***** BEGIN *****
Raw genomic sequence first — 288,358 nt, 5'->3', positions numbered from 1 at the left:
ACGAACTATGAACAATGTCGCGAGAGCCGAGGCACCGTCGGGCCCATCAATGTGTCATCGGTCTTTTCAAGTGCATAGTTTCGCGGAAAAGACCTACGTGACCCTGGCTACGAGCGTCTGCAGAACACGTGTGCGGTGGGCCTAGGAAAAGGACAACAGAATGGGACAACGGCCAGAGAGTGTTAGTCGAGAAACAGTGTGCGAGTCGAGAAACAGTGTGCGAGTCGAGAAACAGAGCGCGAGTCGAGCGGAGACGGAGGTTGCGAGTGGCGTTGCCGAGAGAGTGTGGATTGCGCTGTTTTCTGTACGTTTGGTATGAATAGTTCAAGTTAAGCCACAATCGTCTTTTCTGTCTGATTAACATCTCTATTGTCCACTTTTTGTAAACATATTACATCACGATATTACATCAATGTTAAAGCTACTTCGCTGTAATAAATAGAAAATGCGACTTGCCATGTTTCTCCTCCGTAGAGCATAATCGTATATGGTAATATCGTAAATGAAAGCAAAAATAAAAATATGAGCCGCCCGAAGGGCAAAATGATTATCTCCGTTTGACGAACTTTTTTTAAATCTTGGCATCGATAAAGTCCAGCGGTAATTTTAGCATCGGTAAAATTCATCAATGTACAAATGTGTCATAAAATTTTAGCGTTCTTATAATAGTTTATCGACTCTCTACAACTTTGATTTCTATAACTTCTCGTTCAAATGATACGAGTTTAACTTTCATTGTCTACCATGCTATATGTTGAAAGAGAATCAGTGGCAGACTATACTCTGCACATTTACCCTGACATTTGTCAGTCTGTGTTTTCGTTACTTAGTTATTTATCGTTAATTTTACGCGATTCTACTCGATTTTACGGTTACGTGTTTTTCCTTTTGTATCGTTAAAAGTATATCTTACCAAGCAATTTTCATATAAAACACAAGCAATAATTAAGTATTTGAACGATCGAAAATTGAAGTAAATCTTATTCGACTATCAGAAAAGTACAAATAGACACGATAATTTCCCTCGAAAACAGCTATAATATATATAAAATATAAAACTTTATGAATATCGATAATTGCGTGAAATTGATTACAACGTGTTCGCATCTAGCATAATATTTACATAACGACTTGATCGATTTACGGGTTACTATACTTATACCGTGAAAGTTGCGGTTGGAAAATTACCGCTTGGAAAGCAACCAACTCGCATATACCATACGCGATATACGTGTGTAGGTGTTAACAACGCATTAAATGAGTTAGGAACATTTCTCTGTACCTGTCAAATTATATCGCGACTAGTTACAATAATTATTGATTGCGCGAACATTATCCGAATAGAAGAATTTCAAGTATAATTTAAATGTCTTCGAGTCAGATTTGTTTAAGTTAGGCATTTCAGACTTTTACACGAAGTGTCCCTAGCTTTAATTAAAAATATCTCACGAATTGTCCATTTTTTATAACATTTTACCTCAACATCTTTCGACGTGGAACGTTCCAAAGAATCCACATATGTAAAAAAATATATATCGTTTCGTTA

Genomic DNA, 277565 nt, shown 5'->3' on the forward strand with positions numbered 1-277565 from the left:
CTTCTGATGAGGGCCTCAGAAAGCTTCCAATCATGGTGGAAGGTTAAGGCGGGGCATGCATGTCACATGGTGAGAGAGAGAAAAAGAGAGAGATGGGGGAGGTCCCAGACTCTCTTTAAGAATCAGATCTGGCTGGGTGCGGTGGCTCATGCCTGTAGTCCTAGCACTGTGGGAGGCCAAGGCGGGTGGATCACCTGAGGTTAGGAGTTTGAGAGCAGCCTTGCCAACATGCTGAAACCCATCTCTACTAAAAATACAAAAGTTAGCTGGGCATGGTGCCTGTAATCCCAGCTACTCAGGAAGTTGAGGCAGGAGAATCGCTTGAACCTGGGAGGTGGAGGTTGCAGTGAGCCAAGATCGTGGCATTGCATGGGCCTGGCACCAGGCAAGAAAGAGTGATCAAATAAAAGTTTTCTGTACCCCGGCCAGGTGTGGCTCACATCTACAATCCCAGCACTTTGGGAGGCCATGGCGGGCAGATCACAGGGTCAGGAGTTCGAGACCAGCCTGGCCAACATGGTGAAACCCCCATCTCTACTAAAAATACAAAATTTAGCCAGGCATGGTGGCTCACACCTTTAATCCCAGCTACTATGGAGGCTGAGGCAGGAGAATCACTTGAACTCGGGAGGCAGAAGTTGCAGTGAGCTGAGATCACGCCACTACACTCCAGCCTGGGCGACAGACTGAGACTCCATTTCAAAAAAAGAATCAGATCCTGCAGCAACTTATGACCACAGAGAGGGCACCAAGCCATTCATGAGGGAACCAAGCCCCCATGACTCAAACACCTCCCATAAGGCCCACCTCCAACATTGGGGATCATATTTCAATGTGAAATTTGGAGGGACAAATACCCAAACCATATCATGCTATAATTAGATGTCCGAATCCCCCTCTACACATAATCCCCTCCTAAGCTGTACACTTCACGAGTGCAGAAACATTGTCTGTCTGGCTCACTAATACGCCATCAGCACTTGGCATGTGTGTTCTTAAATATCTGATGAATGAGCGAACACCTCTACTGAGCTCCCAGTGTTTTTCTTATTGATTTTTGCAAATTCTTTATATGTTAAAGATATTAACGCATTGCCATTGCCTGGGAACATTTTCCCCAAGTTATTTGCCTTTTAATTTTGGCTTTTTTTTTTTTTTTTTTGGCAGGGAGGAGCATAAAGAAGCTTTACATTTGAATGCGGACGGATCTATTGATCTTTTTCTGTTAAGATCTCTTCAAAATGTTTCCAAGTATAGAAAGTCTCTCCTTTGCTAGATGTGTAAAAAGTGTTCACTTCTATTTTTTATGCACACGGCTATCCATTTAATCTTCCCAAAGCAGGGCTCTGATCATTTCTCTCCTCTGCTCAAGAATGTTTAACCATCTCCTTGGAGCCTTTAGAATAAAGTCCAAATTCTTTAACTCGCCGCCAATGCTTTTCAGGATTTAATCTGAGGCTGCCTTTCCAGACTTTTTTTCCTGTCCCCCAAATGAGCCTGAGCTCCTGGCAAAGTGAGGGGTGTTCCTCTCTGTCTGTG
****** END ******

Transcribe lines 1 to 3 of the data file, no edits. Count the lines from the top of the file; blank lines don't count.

Raw genomic sequence first — 288,358 nt, 5'->3', positions numbered from 1 at the left:
ACGAACTATGAACAATGTCGCGAGAGCCGAGGCACCGTCGGGCCCATCAATGTGTCATCGGTCTTTTCAAGTGCATAGTTTCGCGGAAAAGACCTACGTGACCCTGGCTACGAGCGTCTGCAGAACACGTGTGCGGTGGGCCTAGGAAAAGGACAACAGAATGGGACAACGGCCAGAGAGTGTTAGTCGAGAAACAGTGTGCGAGTCGAGAAACAGTGTGCGAGTCGAGAAACAGAGCGCGAGTCGAGCGGAGACGGAGGTTGCGAGTGGCGTTGCCGAGAGAGTGTGGATTGCGCTGTTTTCTGTACGTTTGGTATGAATAGTTCAAGTTAAGCCACAATCGTCTTTTCTGTCTGATTAACATCTCTATTGTCCACTTTTTGTAAACATATTACATCACGATATTACATCAATGTTAAAGCTACTTCGCTGTAATAAATAGAAAATGCGACTTGCCATGTTTCTCCTCCGTAGAGCATAATCGTATATGGTAATATCGTAAATGAAAGCAAAAATAAAAATATGAGCCGCCCGAAGGGCAAAATGATTATCTCCGTTTGACGAACTTTTTTTAAATCTTGGCATCGATAAAGTCCAGCGGTAATTTTAGCATCGGTAAAATTCATCAATGTACAAATGTGTCATAAAATTTTAGCGTTCTTATAATAGTTTATCGACTCTCTACAACTTTGATTTCTATAACTTCTCGTTCAAATGATACGAGTTTAACTTTCATTGTCTACCATGCTATATGTTGAAAGAGAATCAGTGGCAGACTATACTCTGCACATTTACCCTGACATTTGTCAGTCTGTGTTTTCGTTACTTAGTTATTTATCGTTAATTTTACGCGATTCTACTCGATTTTACGGTTACGTGTTTTTCCTTTTGTATCGTTAAAAGTATATCTTACCAAGCAATTTTCATATAAAACACAAGCAATAATTAAGTATTTGAACGATCGAAAATTGAAGTAAATCTTATTCGACTATCAGAAAAGTACAAATAGACACGATAATTTCCCTCGAAAACAGCTATAATATATATAAAATATAAAACTTTATGAATATCGATAATTGCGTGAAATTGATTACAACGTGTTCGCATCTAGCATAATATTTACATAACGACTTGATCGATTTACGGGTTACTATACTTATACCGTGAAAGTTGCGGTTGGAAAATTACCGCTTGGAAAGCAACCAACTCGCATATACCATACGCGATATACGTGTGTAGGTGTTAACAACGCATTAAATGAGTTAGGAACATTTCTCTGTACCTGTCAAATTATATCGCGACTAGTTACAATAATTATTGATTGCGCGAACATTATCCGAATAGAAGAATTTCAAGTATAATTTAAATGTCTTCGAGTCAGATTTGTTTAAGTTAGGCATTTCAGACTTTTACACGAAGTGTCCCTAGCTTTAATTAAAAATATCTCACGAATTGTCCATTTTTTATAACATTTTACCTCAACATCTTTCGACGTGGAACGTTCCAAAGAATCCACATATGTAAAAAAATATATATCGTTTCGTTA

Genomic DNA, 277565 nt, shown 5'->3' on the forward strand with positions numbered 1-277565 from the left: